Reblogging this great article on evoking atmosphere in your writing. This is something I need to work on myself, particularly my tendency to ‘tell’ rather than ‘show’. Love the examples used in the article as well. ~ Flynn
Several indie books I’ve read lately impressed me with the sense of atmosphere the author managed to pack into their work, and the sense of place.
The book I am currently reading is a contemporary novel, “A Girl Called Wolf” by Stephen Swartz. In the opening chapters, Swartz’s Greenland has a harsh, ethereal quality. The environment is shown as unearthly, beautiful, and deadly, as are the people. The story of his protagonist Anuka (later called Anna) and her early life stands out sharply against the nearly cinematic backdrop, yet Swartz shows it with an economy of words.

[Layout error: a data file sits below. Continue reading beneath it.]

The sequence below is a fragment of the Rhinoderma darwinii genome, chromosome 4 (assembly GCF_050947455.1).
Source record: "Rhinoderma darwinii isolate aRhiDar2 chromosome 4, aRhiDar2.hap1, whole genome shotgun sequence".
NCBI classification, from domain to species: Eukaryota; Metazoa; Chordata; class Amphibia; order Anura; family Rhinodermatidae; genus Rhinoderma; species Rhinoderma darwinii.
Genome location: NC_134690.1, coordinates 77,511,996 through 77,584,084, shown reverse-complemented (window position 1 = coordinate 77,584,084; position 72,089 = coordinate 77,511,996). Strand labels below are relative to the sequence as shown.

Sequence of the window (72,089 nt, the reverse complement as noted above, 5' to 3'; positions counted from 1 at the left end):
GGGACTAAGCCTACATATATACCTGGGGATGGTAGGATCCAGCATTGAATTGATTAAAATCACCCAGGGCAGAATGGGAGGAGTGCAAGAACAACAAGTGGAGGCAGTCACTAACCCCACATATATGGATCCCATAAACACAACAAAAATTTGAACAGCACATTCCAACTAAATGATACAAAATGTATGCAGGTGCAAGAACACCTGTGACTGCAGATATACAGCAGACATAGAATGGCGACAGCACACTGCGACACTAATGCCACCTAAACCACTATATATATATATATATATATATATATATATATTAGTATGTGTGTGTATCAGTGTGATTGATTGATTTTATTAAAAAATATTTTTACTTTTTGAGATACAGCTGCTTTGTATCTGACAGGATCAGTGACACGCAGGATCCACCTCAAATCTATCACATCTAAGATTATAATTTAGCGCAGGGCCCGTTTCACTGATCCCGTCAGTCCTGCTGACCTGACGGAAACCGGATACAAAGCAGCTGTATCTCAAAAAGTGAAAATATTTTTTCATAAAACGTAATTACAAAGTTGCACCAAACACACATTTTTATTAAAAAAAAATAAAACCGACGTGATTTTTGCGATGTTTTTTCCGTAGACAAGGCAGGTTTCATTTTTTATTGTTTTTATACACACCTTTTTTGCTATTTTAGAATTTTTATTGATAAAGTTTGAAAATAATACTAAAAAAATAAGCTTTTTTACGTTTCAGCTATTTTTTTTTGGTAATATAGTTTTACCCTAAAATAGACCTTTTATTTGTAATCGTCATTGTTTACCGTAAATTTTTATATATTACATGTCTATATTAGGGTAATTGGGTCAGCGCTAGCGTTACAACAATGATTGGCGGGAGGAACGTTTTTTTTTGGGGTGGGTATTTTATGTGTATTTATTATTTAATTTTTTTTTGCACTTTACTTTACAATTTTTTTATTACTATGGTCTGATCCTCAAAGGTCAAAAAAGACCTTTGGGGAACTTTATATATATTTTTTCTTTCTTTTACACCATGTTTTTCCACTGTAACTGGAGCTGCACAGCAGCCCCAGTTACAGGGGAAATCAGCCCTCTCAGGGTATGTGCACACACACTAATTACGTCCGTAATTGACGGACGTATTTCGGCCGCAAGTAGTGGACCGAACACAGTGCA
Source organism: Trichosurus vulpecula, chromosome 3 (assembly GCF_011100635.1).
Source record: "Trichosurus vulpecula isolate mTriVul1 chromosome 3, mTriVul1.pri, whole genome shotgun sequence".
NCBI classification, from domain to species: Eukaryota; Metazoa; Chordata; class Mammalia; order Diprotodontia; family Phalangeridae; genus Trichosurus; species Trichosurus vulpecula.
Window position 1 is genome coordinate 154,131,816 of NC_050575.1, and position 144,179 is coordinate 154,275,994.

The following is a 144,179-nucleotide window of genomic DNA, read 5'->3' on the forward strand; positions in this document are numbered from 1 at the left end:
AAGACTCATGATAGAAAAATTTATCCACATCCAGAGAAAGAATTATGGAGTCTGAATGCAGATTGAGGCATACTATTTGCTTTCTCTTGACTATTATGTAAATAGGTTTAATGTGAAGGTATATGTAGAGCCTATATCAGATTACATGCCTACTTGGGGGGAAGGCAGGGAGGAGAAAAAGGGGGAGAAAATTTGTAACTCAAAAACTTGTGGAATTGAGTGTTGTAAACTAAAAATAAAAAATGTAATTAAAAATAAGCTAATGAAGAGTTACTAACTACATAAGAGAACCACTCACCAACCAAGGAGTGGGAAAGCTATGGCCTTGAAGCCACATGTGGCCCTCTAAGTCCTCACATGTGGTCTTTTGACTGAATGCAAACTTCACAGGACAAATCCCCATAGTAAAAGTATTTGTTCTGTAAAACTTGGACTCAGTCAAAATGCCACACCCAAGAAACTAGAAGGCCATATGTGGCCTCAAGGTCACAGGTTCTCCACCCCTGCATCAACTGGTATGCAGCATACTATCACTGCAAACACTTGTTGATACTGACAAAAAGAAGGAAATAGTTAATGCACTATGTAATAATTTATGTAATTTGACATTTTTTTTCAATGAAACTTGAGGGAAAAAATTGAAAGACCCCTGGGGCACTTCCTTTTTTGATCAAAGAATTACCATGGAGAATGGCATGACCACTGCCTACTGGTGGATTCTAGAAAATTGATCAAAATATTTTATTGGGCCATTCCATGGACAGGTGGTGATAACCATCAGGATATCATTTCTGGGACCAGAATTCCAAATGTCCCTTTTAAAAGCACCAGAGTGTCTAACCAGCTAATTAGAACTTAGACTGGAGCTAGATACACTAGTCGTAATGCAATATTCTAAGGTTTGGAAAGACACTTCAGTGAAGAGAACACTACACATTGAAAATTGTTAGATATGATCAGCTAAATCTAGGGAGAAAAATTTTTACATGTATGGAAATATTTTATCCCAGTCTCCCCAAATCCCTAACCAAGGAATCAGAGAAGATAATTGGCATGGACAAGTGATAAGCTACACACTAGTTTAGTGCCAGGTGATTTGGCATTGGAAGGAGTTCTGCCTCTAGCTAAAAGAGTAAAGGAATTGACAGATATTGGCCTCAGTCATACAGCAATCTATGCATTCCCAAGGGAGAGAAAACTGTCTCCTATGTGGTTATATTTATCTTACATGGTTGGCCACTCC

Later, when Anuka is forcibly taken to civilization, that village and its poverty, as compared to her prior life, is clear in the reader’s head. It is seen through her eyes, although the villagers themselves don’t see themselves as poor in comparison–just the opposite. Swartz manages to get that across without overstating…
View original post 432 more words